Other aspects of the show were also expected — wildly welcome, but nonetheless expected.

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We expected the signature thong-cut leotards and thigh-high boots born again from previous tours, in new fabrics. We expected the signature backup dancers, with personalities and attitudes all their own, in equally revealing leotards. Likely all pop music fans in this day and age expect stages to transform, detaching and moving around the venue, offering openings for exits and staircases alike. The OTR II stage satisfied this expectation well with a wide section of the front stage going over the heads of the centered floor-seat section. The two runway stages ejecting into the floor section were accompanied with a treadmill-like floor that stole the show with a solo dancer reminiscent of Kanye West’s “Fade” star, Teyana Taylor.

We even expect to be cut as deeply by the sentimental songs as we are uplifted by the bangers. Beyoncé famously times a pause with a meaningful glance or knowing smile after the lyrics, “I know she was attractive” in the song "Resentment," and she is able to take us through the trenches of her past, as she kneels on the stage, belting out the universal feeling of heartbreak.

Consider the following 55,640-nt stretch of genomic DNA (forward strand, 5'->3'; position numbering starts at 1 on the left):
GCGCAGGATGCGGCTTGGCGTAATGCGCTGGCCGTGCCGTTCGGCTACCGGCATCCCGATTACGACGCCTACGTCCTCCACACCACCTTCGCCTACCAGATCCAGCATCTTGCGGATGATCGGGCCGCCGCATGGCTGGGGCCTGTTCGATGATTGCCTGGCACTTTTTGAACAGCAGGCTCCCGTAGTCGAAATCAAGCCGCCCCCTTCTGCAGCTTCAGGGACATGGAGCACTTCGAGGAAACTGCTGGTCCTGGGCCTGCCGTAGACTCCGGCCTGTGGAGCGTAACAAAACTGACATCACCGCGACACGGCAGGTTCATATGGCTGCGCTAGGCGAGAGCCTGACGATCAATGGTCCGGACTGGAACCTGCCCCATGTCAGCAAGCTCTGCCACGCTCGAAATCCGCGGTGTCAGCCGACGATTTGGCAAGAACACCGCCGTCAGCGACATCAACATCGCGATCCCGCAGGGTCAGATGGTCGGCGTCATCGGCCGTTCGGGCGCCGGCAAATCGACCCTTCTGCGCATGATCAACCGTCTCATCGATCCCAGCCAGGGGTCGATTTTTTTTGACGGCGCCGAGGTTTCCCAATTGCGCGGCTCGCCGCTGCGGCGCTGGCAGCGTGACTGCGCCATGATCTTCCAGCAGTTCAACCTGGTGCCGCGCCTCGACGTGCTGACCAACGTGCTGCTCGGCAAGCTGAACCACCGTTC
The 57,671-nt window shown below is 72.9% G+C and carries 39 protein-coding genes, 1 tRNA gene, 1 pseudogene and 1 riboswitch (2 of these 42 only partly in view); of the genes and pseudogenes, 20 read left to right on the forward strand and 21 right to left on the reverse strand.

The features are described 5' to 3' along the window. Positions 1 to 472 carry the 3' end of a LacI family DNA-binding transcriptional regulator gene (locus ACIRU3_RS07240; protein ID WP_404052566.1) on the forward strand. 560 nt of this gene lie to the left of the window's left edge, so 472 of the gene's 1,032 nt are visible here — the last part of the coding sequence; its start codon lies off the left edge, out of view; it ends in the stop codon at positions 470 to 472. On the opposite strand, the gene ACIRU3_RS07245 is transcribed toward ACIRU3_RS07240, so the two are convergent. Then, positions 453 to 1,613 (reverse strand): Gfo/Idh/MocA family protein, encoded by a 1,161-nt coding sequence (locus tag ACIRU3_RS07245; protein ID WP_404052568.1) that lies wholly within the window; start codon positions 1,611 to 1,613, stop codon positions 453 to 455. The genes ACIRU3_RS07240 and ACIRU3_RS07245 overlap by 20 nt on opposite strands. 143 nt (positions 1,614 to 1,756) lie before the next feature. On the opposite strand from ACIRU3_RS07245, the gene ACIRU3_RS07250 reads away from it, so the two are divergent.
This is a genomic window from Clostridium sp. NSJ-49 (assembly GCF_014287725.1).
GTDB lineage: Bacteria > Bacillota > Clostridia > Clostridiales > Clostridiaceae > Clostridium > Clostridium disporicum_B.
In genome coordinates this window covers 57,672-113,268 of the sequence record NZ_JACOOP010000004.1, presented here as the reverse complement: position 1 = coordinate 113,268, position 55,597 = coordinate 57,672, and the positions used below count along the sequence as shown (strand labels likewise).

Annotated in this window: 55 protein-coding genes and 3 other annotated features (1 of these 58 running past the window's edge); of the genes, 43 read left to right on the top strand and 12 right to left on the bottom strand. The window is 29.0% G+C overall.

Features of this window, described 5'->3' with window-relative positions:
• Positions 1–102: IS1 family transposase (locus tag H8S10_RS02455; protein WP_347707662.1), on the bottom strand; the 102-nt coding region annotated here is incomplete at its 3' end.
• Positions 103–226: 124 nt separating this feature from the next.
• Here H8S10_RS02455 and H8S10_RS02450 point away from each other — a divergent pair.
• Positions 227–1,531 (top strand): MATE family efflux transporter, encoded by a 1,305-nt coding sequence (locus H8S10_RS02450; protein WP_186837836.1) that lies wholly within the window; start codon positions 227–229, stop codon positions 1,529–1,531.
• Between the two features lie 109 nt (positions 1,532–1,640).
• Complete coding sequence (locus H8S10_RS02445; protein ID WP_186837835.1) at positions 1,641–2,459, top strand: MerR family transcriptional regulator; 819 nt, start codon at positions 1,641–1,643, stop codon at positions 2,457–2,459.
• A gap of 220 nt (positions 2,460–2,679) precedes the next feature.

But with every performance expectation, even for the veteran ticket buyer, comes surprises. With the scantily-clad dancers, joined more groups of entertainment: of brass players dressed in all red, who intertwined horn instruments in almost every song, and a group of male dancers dressed in baggy black clothes supported many of Jay-Z’s classics and songs from 4:44.

While live entertainment of any form is the main event, OTR II will most likely be just as remembered for its pre-recorded video clips, played between and during songs. It wasn’t just snippets from music videos, which they have plenty of, or even shots from social media. The videos had an independent short film quality, never-before-seen footage that was unmistakably produced by professional directors and writers. The clips were always fast-paced and shocking at times — even showing a S&M leather-clad Beyoncé dancing for an onlooking Jay-Z in a small red-lit room with a bed — giving you no time to check your phone or look away between songs.

You may expect to cry, but you may be surprised at the reason why you’re crying.

You may expect to cry, but you may be surprised at the reason why you’re crying.